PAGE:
It’s the holiday season! “Happy Holiday” from “The Andy Williams Christmas Album” is playing in the back of my mind while I write this article. Late this month, the Salvation Army’s bells will be ringing and Thanksgiving will be a distant memory when we turn our calendar pages to December 1st. The hustle and bustle of planning family get-togethers, preparing holiday meals, decorating, shopping as we prepare to celebrate Hanukkah, Christmas, Kwanzaa and finally the New Year! And, all of this is happening in the midst of our already busy and stressful lives.
I would like to pause and ask you a question: How often are you interrupted while you are in the middle of a task? Over the last five minutes, since I sat down to write this article, I’ve been interrupted several times. Two emails popped up in a notification on my computer, and I felt compelled to open them, just in case it was something important. The first email included an invitation to a webinar next week and the other notified me that volunteers are needed to support an upcoming event. My husband texted to say hello and a Face Book notification popped up alerting me that my friend posted new baby pictures. And, I spent the next several minutes writing about the interruptions that occurred. Does this happen to you too?
The definition for distraction (noun) in Webster’s Dictionary: something that distracts: an object that directs one's attention away from something else.
Where was I? The last part of the sentence I wrote was, “And, all of this is happening in the midst of our already busy and stressful lives.”
The definition for Stress (noun) in Webster’s Dictionary: a state of mental tension and worry caused by problems in your life, work, etc.
Another question: Do you know that reading reduces stress? It does! Reading a good book and immersing yourself in the story will transport you from what is happening and letting tensions go away.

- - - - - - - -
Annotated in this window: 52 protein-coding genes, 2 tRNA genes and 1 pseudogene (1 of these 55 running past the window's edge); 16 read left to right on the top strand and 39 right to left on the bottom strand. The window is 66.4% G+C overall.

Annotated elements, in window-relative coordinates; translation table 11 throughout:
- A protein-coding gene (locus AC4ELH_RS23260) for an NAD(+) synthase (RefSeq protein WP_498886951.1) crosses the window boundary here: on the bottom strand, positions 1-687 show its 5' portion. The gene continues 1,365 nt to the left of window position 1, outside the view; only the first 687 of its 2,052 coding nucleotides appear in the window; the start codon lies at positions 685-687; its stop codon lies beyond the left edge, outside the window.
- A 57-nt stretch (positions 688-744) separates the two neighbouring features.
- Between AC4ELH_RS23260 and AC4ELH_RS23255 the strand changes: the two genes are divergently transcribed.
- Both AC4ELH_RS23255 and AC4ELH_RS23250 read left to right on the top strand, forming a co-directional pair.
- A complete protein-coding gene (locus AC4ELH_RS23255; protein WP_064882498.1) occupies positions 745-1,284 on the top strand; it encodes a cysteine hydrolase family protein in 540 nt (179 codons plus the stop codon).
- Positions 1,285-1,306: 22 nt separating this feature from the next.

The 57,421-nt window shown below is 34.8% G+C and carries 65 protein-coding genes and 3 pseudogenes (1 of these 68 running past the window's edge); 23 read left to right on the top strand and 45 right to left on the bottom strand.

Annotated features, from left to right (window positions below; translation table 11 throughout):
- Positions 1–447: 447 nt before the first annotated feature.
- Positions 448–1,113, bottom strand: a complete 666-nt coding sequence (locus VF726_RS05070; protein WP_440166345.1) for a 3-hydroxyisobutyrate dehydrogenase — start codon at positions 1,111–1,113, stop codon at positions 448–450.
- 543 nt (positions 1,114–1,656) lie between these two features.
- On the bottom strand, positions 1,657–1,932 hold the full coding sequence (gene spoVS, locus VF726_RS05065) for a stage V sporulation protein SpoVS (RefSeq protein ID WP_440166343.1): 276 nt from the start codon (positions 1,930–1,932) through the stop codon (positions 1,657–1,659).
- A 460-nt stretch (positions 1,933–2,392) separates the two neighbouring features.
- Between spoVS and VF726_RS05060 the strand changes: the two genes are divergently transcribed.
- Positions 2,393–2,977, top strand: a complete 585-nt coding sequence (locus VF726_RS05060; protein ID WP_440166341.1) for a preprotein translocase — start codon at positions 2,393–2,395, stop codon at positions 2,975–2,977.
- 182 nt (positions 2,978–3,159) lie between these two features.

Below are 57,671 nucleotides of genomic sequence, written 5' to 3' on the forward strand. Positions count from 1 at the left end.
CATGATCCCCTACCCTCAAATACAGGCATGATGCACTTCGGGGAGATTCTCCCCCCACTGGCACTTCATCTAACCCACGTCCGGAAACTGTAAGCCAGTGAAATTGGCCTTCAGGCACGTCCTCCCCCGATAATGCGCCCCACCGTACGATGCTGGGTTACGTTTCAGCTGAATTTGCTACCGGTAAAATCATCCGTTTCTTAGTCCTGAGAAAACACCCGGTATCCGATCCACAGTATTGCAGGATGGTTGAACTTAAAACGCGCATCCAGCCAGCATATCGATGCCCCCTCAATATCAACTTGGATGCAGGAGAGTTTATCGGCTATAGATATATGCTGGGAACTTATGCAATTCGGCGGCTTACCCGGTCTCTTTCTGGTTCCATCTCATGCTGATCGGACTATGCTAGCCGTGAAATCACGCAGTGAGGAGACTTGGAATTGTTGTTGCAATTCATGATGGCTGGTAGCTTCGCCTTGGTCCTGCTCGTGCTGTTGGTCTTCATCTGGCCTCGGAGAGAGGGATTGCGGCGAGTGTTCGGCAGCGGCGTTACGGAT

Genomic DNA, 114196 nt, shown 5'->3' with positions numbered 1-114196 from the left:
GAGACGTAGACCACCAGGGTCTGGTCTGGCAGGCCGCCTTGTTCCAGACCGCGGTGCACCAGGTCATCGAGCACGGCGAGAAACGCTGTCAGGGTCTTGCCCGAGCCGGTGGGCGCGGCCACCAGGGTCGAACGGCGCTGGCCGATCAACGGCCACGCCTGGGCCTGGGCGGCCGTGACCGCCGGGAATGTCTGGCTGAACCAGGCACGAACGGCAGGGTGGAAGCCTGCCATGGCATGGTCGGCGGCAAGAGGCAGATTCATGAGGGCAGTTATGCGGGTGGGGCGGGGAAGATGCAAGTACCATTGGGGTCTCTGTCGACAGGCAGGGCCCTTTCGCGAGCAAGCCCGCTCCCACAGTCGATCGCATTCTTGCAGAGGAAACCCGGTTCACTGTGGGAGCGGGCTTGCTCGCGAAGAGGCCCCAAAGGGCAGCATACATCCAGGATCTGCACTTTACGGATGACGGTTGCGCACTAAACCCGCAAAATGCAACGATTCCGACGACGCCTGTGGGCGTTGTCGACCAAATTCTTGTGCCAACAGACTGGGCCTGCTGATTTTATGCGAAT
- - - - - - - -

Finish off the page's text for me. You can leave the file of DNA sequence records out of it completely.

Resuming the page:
I have a hunch that many of you reading this article will respond that there isn’t time in your life to set aside to read. How do I know? Because, I feel the same way as you!
But, you don’t have to set aside hours of time each day to dedicate to reading.
Reading for at least 30 minutes a day is one way to increase brain power and stimulate your mind. In addition; your vocabulary will increase, you will learn something and you may even gain a new perspective on a topic based on the point of view in the book you read.
Reading can also be shared with others. For example, I read to my children every night when they were younger and couldn’t read on their own. They had favorite books that they requested nightly and would speak the words from memory while I read to them.
My final question: Are you ready to pick up a book today to drown out the loud distractions and lose yourself in your book? I am! Tonight, when I get home, it will already be dark outside and the temperature will have dropped from its peak this afternoon. I plan to cuddle up, in a blanket, with a glass of wine and let the day’s distractions slip away and I lose myself in the story.
Submitted by: Erica Duffy, Development Director for the Adams County Library System